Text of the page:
A senior Iranian member of parliament vowed on Tuesday that his country will react to "Israeli aggression" against it in Syria, issuing his warning following a missile strike on Syrian military bases at the weekend.
Alaeddin Boroujerdi, head of the parliament's National Security and Foreign Policy committee, made the comments in Damascus after Israeli Prime Minister Benjamin Netanyahu presented purported evidence of past Iranian nuclear arms work, but later insisted he was not seeking war with the country.
"We will respond to any aggression on Iran at the right time and place," Boroujerdi told a news conference after meeting Syrian President Bashar al-Assad earlier this week.
No country has claimed responsibility for Sunday's missile strikes, which follow several suspected Israeli attacks inside Syria in recent years. Israel generally does not comment on specific missions, but acknowledges it has carried out scores of strikes against what it describes as Iranian deployments or arms transfers to the Hezbollah movement, its ally in Lebanon.
A British-based war monitoring group, the Syrian Observatory for Human Rights, has said that at least 26 people were killed in Sunday's strikes and that most of them were Iranians or members of an Iran-backed Iraqi militia.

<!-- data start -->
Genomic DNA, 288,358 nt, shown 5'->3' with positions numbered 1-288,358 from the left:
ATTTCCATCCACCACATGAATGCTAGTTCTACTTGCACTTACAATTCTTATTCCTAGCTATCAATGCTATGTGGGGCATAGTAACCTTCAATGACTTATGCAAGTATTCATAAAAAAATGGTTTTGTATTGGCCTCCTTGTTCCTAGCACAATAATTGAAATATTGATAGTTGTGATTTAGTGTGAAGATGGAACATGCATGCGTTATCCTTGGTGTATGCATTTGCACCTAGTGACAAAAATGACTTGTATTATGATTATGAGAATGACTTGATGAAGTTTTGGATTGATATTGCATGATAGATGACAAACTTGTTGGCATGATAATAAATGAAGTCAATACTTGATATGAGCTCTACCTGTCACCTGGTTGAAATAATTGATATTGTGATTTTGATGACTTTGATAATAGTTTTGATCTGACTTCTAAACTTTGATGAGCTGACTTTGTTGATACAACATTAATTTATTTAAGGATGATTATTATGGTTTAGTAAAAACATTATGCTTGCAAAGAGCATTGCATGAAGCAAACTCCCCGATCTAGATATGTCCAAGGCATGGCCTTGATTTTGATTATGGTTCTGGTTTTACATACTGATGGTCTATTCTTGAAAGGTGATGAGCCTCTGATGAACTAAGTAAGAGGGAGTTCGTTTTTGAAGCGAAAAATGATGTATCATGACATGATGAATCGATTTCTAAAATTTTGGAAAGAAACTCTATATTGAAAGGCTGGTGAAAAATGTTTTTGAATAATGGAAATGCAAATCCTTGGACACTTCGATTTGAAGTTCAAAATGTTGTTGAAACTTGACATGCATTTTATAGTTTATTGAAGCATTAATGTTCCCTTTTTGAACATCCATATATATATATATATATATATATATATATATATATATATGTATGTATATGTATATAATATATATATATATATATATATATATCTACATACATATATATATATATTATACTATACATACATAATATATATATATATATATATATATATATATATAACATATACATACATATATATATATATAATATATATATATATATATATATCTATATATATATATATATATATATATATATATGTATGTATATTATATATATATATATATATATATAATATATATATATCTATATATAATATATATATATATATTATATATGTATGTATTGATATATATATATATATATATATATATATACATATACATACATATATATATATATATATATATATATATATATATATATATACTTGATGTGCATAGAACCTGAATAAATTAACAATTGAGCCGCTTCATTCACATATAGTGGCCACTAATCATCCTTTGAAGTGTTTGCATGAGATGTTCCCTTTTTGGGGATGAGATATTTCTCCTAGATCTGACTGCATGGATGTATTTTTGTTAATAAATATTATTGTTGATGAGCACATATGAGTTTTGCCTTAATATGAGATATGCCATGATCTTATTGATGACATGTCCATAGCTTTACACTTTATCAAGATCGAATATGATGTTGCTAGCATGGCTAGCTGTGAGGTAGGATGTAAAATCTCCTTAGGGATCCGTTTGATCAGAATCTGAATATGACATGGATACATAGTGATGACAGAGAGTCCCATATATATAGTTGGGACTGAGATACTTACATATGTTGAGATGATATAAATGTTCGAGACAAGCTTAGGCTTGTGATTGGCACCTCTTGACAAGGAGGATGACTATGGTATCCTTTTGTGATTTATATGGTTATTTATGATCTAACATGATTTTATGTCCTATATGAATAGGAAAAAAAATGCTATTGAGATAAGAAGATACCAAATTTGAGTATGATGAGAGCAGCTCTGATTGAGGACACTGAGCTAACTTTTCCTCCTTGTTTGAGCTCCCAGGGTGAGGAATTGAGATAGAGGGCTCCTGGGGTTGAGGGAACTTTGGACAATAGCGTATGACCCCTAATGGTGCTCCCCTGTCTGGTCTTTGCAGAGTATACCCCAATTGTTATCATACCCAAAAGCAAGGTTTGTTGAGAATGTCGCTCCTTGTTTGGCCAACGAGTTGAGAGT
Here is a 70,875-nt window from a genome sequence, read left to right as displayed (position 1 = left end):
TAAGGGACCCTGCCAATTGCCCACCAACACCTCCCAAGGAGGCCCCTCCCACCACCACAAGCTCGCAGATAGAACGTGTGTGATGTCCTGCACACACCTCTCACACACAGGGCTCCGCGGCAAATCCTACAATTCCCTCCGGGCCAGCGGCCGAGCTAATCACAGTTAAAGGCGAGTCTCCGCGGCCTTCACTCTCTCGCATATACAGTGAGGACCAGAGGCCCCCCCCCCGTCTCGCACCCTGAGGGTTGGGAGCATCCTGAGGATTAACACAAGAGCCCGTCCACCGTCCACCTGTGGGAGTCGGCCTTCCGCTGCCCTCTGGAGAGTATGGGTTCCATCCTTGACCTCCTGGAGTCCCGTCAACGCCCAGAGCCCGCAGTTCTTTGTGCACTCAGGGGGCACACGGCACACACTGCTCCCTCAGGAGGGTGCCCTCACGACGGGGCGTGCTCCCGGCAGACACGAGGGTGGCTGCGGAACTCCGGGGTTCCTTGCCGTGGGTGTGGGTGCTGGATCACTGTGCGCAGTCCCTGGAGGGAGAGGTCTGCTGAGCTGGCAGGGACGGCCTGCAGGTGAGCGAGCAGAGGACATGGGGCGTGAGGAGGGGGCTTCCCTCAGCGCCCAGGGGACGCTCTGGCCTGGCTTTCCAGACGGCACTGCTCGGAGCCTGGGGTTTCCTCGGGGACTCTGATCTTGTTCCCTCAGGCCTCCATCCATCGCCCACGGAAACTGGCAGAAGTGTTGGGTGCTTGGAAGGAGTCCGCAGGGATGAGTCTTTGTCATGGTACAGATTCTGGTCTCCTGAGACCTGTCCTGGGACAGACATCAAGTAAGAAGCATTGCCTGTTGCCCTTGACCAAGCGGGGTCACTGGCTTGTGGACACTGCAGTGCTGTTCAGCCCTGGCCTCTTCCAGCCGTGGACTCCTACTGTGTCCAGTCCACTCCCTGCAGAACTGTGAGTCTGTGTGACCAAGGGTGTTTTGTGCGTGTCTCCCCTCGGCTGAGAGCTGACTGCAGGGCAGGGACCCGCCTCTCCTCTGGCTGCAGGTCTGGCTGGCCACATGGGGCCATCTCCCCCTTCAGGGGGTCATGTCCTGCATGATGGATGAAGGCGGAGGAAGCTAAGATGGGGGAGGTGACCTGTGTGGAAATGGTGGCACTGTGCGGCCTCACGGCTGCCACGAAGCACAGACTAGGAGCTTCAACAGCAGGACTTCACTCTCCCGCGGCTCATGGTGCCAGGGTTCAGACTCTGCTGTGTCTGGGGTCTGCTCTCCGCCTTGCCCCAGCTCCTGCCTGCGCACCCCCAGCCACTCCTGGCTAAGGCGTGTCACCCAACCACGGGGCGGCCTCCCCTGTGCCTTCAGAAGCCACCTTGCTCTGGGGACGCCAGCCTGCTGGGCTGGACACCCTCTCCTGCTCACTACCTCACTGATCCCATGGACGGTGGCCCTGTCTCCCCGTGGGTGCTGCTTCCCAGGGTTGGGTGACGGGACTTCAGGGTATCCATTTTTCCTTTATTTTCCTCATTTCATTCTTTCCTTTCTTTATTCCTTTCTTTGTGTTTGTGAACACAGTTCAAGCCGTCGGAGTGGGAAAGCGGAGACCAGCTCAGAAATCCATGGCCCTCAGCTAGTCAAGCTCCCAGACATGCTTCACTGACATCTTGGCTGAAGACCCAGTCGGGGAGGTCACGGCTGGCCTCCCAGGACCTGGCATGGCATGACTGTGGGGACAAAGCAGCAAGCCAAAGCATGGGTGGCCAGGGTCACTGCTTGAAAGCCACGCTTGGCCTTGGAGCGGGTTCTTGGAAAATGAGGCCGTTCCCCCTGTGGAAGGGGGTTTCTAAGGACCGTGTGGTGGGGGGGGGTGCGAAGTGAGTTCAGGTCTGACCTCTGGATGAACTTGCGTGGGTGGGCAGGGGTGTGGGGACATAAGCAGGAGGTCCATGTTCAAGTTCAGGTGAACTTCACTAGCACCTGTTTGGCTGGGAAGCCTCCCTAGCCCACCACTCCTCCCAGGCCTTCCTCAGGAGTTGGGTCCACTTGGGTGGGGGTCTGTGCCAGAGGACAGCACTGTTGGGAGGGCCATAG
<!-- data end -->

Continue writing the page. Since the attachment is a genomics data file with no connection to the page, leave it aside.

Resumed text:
The semi-official Iranian news agency Tasnim said no Iranian base had been hit or Iranians killed.
Earlier this month, Tehran and its allies including the Shia Hezbollah group accused Israel of a missile strike which Tehran said killed seven of its military personnel in Syria.
Boroujerdi did not directly accuse Israel of Sunday's attack, but said such strikes in Syria were in response to the Damascus government's victories over insurgents and militants.
"The presence of our military advisers in Syria has nothing to do with Israel," he said, adding that they were there in coordination with Damascus and as part of a military operations room that included Russia.
Netanyahu wants the United States to pull out of a 2015 agreement between Tehran and world powers curbing Iran's nuclear programme. He told CNN on Tuesday that "nobody" sought a conflict with the Islamic Republic, but added: "Iran is the one that's changing the rules in the region."